Yesterday, news hit that Brad Pitt was heavily recruiting his old buddy and frequent collaborator, David Fincher, to direct a sequel to Pitt’s problematic blockbuster, World War Z. The courtship has, according to Variety, grown from casual conversation to extensive meetings:
According to sources, Fincher and Pitt met two weeks ago to discuss the possibility of Fincher boarding the zombie tentpole. The talks were initially lukewarm, but sources now tell Variety that negotiations are much further down the road and that no other director currently has an offer.
This would mark the fourth teaming of the superstar and super director, who previously worked together on Se7en, Fight Club, and The Curious Case of Benjamin Button.
Immediately, fans who knew better were #MadOnline about the prospect of the great auteur David Fincher lowering his lofty standards to wallow in such mediocrity as a zombie tentpole sequel. “Has he learned nothing from Alien 3?” was a common battlecry. But what’s so horrible about the prospect of a filmmaker as keen and detailed as Fincher tackling a major studio sequel again?
Let’s think about this. World War Z‘s source material, the Max Brooks novel, is a sharp geopolitical thriller. It travels the globe and touches base with a number of different cultures across the world who’ve been affected by the zombie apocalypse. It’s teeming with possibilities, and Brad Pitt knew that going in to the original film. Except he and director Marc Forster butted heads almost from the beginning. Forster scrapped the original plan to set up the film as a documentary-style drama, claiming it was “too intellectual” (seriously), and had Matthew Michael Carnahan re-write the story as an action adventure.
Then the studio interfered, shrinking the scale of the film to focus on Brad Pitt’s Gerry Lane (and his scarf) trying to save his family. Damon Lindelof came in to redo the ending, the budget soared to $190 million, and Pitt was ultimately disappointed with the absence of geopolitics, which was what drew him to the project in the first place. Nevertheless, World War Z brought in over $200 million worldwide, the largest gross of Pitt’s career, and a sequel was inevitable.
Personally, I didn’t care for World War Z. It had its moments, but the final act is a complete mismanaged disaster. Still, there’s room for something wonderful in this story and the world surrounding it.
Fast forward to the Fincher news. For fun, let’s theorize that Pitt’s production company, Plan B, has pushed for more creative control over the sequel. The original, despite critical indifference, was a big hit for Paramount, and the brand has been built – albeit delicately. There is a fanbase, and Pitt is a box-office draw when he’s in the right project. Pitt clearly wants Fincher to come aboard because he still believes in the story Max Brooks crafted in his novel; that story, more about the aftereffects of the zombie war, would actually fit perfectly in a sequel to the 2013 picture. It could be the chance for Pitt to make the movie he wanted to make from the beginning.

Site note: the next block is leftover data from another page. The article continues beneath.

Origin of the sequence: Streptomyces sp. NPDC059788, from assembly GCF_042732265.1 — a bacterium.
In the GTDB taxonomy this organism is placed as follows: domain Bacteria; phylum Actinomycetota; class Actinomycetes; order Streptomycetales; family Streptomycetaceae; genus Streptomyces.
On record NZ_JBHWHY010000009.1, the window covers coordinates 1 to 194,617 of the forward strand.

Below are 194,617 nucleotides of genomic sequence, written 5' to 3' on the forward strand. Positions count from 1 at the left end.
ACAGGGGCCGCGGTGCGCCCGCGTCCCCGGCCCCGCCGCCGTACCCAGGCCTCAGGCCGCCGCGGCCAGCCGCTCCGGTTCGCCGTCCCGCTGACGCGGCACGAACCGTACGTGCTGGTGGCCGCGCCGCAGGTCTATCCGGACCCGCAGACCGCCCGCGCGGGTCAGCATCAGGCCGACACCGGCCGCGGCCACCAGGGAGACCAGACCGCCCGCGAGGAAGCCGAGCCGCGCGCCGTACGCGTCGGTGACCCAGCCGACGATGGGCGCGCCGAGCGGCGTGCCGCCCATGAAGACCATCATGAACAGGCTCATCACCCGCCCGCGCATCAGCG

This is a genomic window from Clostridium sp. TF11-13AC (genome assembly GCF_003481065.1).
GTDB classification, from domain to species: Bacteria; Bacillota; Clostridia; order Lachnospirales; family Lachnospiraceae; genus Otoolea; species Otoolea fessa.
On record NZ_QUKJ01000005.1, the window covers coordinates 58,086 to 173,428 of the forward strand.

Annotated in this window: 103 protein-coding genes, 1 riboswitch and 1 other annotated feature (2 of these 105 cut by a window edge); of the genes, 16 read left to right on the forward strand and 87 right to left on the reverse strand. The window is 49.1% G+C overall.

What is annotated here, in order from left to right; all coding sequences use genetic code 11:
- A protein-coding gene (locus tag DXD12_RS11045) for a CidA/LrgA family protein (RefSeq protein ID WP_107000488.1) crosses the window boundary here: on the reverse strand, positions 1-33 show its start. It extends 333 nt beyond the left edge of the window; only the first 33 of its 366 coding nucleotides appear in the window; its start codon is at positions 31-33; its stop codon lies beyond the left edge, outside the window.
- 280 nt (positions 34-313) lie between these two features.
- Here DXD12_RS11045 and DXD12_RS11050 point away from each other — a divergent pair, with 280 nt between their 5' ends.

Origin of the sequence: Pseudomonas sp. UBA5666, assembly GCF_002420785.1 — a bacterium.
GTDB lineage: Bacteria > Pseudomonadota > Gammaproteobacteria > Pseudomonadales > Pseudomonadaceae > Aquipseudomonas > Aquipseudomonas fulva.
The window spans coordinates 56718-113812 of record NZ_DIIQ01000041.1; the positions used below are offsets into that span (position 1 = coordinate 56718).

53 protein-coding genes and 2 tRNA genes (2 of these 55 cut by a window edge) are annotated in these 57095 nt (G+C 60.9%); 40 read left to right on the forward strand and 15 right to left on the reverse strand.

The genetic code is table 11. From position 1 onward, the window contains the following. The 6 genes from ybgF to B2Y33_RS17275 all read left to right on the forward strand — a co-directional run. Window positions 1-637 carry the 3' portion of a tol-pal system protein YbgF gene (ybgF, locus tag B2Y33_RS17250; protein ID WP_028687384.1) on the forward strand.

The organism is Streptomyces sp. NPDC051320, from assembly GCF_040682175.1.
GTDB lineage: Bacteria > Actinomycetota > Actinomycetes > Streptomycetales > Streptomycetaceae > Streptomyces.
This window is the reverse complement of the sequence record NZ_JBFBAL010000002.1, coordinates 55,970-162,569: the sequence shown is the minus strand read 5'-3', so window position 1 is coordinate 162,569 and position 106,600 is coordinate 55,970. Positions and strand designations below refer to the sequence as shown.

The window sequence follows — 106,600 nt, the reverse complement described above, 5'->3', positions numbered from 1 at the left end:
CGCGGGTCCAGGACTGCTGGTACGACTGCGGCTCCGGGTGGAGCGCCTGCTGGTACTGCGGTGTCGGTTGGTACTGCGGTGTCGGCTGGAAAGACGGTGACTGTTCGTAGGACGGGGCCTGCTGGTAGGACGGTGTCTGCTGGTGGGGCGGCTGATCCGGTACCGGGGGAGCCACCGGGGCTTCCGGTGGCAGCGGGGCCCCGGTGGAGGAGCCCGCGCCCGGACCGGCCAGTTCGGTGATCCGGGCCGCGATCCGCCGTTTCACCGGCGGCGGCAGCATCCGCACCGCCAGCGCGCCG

Also, who says David Fincher is “too good” to direct a sci-fi/horror sequel all of a sudden? The guy’s style is impeccable, often perfectly cold and distant, always captivating. But let’s not pretend he is a filmmaker who only deals in highly-intelligent subject matter. His last film, Gone Girl, was a (great) hyper-stylized indictment of America’s gossip journalism culture. Fight Club, another book adaptation, was a scathing criticism on the toxicity of male machismo. Se7en was a serial killer picture, Zodiac a newspaper thriller, and perhaps his best film was about a social media platform you’re more than likely reading this through right now.
Plus, and don’t tell anyone this, but Alien 3 is pretty effing awesome.
The subject matter of David Fincher’s work has almost never been haughty high-society – ironically, what many consider to be his worst film, Benjamin Button, is that very kind of highbrow thinkpiece material. What is so wonderful about Fincher’s directing is he takes subjects like this and adds a dead-serious tone and pitch-perfect style to elevate the story and enhance the cinematic language. The craftsmanship of a Fincher film is what makes him an auteur, not the topics he chooses.
Which is why the project, when you think about it beyond how you felt about the original World War Z, fits into David Fincher’s world. Besides the fact that it’s his buddy Brad in the lead role, and the subject matter – and the fact it’s a novel adaptation – fit Fincher’s skill set despite first glances, maybe Fincher wants another crack at a sci-fi franchise sequel. I can’t imagine he would come on board this time if they force a release date on him and stand over his shoulder telling him what to do and when to do it.